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This chapter shows that the rules of origin, which are meant to protect against the trans-shipment of foreign goods in free trade areas, are instead being used to promote particular industries. Strict rules of origin add to production costs by forcing firms to use more expensive parts and pay administrative costs. They also prevent firms from exporting to markets governed by different trade agreements and disproportionately hurt small firms. The ongoing renegotiation of NAFTA highlights the potential to expand the use rules of origin as a form of trade protection. The WTO currently has only limited disciplines on rules of origin. Clear and enforceable international regulations would help thwart the spread of complex rules.
More than 200 regional trade agreements are currently in force. More than half of these agreements were implemented after the conclusion of the Uruguay Round in 1995, and many new agreements are currently under negotiation. In contrast, multilateral liberalization through the WTO has stalled: after seven years of negotiation, agreement among members on further multilateral trade liberalization remains unattainable. These facts speak for themselves; regionalism has been the dominant force for negotiated trade liberalization in recent years. This has led economists to reexamine the implications of regionalism both theoretically and empirically for trade, welfare, and the world trade system. Many concerns have arisen, leading many prominent trade economists to oppose regionalism as a means of trade liberalization.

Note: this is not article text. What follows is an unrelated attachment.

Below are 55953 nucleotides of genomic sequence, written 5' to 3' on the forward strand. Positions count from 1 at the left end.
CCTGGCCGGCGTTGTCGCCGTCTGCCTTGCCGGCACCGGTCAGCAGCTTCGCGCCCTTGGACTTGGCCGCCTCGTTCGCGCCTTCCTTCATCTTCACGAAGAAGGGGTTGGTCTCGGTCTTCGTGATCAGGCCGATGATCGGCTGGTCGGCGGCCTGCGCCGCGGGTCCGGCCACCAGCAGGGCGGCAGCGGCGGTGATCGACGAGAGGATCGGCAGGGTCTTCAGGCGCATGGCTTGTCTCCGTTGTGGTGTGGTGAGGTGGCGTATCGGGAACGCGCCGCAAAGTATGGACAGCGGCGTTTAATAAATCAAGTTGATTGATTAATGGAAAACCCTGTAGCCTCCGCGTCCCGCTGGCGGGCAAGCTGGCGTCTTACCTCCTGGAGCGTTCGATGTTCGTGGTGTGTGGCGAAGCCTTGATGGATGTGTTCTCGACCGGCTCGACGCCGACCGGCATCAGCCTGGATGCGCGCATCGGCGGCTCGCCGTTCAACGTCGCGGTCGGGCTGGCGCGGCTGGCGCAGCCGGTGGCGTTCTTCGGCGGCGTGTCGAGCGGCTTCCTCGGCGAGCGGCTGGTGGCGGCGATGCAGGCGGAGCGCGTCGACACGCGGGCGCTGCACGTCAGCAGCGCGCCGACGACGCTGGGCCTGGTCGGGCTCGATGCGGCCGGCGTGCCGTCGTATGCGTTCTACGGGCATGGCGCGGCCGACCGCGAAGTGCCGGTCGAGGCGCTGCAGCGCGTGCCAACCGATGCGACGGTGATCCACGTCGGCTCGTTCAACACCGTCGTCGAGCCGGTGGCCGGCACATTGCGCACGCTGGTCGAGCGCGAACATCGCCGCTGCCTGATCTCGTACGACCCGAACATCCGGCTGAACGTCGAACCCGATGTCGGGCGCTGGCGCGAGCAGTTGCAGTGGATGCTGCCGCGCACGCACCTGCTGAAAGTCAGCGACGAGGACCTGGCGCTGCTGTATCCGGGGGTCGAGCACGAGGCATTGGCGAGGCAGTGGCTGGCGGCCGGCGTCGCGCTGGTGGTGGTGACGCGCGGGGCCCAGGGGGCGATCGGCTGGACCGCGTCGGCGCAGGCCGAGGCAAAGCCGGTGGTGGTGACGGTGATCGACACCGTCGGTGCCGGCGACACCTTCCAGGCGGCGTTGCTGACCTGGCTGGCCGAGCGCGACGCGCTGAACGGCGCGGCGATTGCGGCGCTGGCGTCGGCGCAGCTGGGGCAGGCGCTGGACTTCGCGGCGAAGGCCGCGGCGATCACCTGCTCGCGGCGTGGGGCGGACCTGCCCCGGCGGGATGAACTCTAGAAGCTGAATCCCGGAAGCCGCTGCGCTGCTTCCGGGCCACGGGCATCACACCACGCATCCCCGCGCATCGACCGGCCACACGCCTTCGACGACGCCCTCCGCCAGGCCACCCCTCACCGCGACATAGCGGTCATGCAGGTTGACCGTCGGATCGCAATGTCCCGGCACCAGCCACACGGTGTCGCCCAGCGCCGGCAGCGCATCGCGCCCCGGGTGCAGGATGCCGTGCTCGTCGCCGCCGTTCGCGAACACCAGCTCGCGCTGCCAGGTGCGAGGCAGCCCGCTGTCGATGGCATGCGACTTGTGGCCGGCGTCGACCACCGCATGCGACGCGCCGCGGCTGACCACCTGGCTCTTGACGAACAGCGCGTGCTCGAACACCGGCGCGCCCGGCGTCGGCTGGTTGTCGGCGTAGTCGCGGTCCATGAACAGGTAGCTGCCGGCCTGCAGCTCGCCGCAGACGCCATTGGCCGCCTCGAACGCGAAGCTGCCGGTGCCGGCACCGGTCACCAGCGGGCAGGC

At issue is the discriminatory nature of regional trade agreements (RTAs). Although tariff preferences stimulate trade among bloc members, they can have deleterious effects on nonmembers, potentially even on members, and on the political economy of trade policy formation. There are three main concerns. The first is trade diversion: RTAs may lead to diversion of imports away from the most efficient global producers to regional partners. This means that the formation of trade blocs can be welfare reducing (even for the member countries) if little new trade is created. The second concern is that regionalism may hinder unilateral and multilateral tariff reduction, leading to a bad equilibrium, with several trade blocs maintaining high external trade barriers.
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